Eddie Locke: Consummate Tasteful Drumming

SKF NOTE: This week I bought the MP3 version of Coleman Hawkins Today and Now album I first bought in the early 1970s as a vinyl LP cut-out for about 79-cents. Working at the time as a store salesman in Sam Goody’s record department, a couple of times, Rose, my co-worker in charge of music played on the store PA system, played Today and Now. Always, that music caught the ear of a customer or two who then asked Rose, “What’s that music you’re playing?” And we sold a few Today and Now albums.

I’ve thought about re-buying this album a long time, always buying albums I hadn’t heard instead.

How many times did I listen to – even play along with – drummer Eddie Locke on this record? Along with Connie Kay on Paul Desmond’s Easy Living, and J.C. Heard on John Wright‘s Nice ‘N’ Tasty, and a few others — Locke on this album is the consummate tasteful drummer. No flash, no whiz-bang. But it’s hard to find a spot on this album where a busier Locke wouldn’t be overplaying.

This group — Tommy Flanagan on piano, Major Holley on bass, Eddie Locke on drums — was Coleman Hawkins‘s working quartet, and you can hear that on this album. There’s serious playing throughout, mixed with humor, reflection, and always swinging. The Love Song from ‘Apache’ may be my favorite track from this album, which is not to suggest the other tracks are less than excellent.


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Beyond Traditional Grip


SKF NOTE: I grew up believing traditional grip was the gold standard of drumset players. There was a best way, if not the right way, for drummers to hold drumsticks: traditional grip.

Traditional grip functioned like a fine-tuned machine. Not every drumset player had the skill or discipline to master traditional grip. The right combination of finger, hand, wrist, and arm movement; of drumstick weight, and the best distance between drumstick and drumhead, are all part of the mastery. Having control of the drumstick bounce at all volume levels, from very loud to a whisper — this too needs mastering.

In my life the living drumset masters of traditional grip were Buddy Rich, Louis Bellson, and Joe Morello [RBM]. Yes, there were traditional grip drumset players with almost, but not quite, the mastery of RBM. But these three drummers had taken traditional grip where no man had gone before.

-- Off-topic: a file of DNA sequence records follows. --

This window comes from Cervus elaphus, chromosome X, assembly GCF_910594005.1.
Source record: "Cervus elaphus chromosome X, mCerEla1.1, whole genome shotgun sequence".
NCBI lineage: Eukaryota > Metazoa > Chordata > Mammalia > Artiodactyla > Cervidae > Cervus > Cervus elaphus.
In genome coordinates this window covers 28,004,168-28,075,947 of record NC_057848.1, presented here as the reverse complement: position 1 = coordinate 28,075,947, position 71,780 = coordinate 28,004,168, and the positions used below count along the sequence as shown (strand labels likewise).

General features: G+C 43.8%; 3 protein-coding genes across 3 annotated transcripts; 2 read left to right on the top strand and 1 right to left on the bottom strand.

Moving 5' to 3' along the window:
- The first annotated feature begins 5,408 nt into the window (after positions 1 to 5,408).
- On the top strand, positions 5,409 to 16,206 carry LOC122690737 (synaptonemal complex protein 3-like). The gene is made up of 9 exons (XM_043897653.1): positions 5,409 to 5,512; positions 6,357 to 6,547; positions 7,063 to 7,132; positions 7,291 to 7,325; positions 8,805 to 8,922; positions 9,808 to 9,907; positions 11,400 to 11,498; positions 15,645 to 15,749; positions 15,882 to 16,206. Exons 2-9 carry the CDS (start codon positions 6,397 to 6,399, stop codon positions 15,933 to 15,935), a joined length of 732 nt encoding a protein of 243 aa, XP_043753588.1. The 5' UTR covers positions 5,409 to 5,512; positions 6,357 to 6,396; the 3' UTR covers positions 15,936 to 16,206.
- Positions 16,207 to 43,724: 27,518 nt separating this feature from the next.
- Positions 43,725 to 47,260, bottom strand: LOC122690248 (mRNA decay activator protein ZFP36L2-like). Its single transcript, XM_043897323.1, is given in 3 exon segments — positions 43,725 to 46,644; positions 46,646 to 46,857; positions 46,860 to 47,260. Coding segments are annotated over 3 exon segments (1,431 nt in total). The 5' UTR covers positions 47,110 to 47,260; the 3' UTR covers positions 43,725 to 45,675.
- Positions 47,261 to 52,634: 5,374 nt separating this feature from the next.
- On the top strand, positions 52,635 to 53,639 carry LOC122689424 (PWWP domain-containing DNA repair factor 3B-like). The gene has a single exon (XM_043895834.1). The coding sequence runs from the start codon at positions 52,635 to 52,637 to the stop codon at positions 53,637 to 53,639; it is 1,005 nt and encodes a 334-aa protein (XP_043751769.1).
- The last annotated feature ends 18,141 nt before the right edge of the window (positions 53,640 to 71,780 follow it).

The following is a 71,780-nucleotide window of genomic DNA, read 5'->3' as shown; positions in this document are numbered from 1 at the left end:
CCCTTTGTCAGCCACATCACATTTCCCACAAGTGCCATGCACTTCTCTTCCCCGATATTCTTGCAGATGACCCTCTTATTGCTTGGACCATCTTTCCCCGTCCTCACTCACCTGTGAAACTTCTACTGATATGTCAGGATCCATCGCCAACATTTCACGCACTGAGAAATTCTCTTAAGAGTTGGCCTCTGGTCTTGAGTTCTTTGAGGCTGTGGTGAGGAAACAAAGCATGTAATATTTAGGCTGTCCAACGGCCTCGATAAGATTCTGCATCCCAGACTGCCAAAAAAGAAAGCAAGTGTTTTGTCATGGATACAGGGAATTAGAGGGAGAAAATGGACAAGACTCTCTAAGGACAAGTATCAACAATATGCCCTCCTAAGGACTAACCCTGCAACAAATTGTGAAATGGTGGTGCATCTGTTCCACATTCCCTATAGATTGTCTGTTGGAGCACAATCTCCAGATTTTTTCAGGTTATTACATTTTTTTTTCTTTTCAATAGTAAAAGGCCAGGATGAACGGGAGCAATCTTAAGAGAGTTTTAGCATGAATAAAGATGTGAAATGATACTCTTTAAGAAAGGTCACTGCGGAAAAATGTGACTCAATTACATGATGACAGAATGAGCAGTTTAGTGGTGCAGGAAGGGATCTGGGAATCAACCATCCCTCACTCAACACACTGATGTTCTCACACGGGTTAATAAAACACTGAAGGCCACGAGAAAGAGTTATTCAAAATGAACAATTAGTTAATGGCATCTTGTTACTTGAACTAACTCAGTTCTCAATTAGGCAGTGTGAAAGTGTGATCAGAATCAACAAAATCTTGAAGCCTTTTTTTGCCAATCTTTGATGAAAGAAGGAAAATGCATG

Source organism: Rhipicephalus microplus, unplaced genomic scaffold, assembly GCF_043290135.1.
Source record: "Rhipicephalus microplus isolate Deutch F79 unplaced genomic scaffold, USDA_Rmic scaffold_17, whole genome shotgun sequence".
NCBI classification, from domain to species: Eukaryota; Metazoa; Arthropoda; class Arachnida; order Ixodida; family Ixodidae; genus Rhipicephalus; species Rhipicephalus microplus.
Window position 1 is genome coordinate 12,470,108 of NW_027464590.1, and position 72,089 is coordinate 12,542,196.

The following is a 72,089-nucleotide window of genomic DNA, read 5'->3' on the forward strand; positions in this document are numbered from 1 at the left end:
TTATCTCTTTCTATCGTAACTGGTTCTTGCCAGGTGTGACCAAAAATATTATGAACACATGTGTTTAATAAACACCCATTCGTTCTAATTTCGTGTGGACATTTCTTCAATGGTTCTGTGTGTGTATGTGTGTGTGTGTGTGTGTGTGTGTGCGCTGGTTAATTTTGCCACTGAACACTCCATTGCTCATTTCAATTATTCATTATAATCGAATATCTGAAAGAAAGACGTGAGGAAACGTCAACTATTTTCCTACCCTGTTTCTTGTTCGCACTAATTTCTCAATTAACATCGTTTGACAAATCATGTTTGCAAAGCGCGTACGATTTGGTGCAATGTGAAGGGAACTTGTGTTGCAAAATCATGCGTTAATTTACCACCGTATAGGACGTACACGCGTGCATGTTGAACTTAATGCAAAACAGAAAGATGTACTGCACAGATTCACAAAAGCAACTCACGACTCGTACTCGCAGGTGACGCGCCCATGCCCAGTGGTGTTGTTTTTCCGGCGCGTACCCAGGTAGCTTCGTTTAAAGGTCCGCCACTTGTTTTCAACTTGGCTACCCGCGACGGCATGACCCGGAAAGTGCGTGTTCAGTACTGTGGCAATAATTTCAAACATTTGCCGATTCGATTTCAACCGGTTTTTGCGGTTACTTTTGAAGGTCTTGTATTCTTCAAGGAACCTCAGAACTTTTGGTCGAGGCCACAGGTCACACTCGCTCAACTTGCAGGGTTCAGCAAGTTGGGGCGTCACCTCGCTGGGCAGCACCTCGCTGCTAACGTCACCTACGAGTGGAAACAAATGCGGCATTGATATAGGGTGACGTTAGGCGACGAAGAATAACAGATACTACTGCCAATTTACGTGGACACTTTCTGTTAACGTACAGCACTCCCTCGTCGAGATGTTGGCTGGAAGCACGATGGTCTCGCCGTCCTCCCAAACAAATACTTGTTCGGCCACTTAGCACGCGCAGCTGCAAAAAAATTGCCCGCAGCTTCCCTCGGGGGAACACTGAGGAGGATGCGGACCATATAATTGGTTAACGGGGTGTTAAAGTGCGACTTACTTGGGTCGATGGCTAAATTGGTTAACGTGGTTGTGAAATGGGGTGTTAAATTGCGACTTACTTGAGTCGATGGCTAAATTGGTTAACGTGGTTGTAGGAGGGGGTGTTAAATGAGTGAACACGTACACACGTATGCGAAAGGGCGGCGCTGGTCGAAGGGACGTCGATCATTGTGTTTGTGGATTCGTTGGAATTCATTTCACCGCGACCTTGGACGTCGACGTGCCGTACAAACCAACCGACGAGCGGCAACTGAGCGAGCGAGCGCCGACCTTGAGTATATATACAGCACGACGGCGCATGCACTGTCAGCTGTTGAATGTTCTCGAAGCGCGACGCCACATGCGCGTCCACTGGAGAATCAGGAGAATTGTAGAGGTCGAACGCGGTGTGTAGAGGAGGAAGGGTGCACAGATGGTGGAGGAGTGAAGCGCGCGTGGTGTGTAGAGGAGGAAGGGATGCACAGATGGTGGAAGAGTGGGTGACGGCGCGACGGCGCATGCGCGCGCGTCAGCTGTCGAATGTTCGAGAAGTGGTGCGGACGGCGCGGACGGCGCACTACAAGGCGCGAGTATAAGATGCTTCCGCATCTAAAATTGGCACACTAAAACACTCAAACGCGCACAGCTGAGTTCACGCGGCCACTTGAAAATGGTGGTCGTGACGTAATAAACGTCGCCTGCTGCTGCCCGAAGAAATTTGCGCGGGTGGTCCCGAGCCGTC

There was always an aura of mystery around traditional grip, as if mastering the grip involved secrets passed on to a select few pupils from a few elder drum masters. Billy Gladstone’s technique was spoken of and revered by RBM. But ask any one of those drummers to describe Gladstone’s technique, to tell you what they learned from Gladstone? Their answers were always vague.

It’s odd now to realize all my life I have been judging drumset players’ technique against RBM.

For example, the first time I heard Art Blakey drumming was on record. It was many years before I had a chance to see Blakey play live. He was with his Jazz Messengers at The Five Spot in NYC playing a white four-piece Pearl drumset. Art played great. I studied his drumming the whole night: his press roll, how he sat at the drumset, his volume in relation to the rest of the band, his hi-hat playing, how his drums were tuned — everything. And somewhere in there I was thinking, “Art plays so great. Imagine if his mastery of traditional grip was at the BRM level?”

I don’t think that way anymore. Most important is what drummers are communicating, what they are saying on their instruments. If their sound reaches us on some level, if we can identify with a drummer’s sound — who cares how close their mastery of traditional grip is to Rich, Morello, or Bellson? If a drummer’s saying something, who cares if he’s using traditional grip at all?

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Mel Lewis: Pearl Drums, Al Duffy, Tours & Clinics 1982

SKF NOTE: This is an updater from Mel Lewis in 1982, probably for Modern Drummer magazine. It’s great hearing Mel’s voice again. Historically, there are some interesting moments here.

Mel has just endorsed Pearl Drums. He gives the company high marks, and he credits Al Duffy at Pearl as the deal cinch-er for Mel.

Also, Mel mentions he just finished a tour with Benny Goodman, has upcoming dates with the Mel Lewis Orchestra at the Village Vanguard, Arizona, Australia, and other places. The tape ends mid-sentence with Mel talking about working again with Lionel [Hampton?].

As I’ve said before, I’m finding this and other excerpts on one cassette I used many times to tape brief conversations with drummers and drum industry people. Sometimes — like this time — one conversation was recorded over with another conversation.

If you listen carefully you will hear, near the end of this tape, we end and restart our conversation. After we stopped the tape, I think Mel remembered a couple of dates he had forgotten to mention, so we fired up the ol’ recorder and added that info to the mix.

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Sam Ulano – He Makes Me Look Like a Jerk

SKF NOTE: Sometimes feedback at Modern Drummer was negative. But in my experience, such feedback was a good way to learn and, when necessary, to correct the record.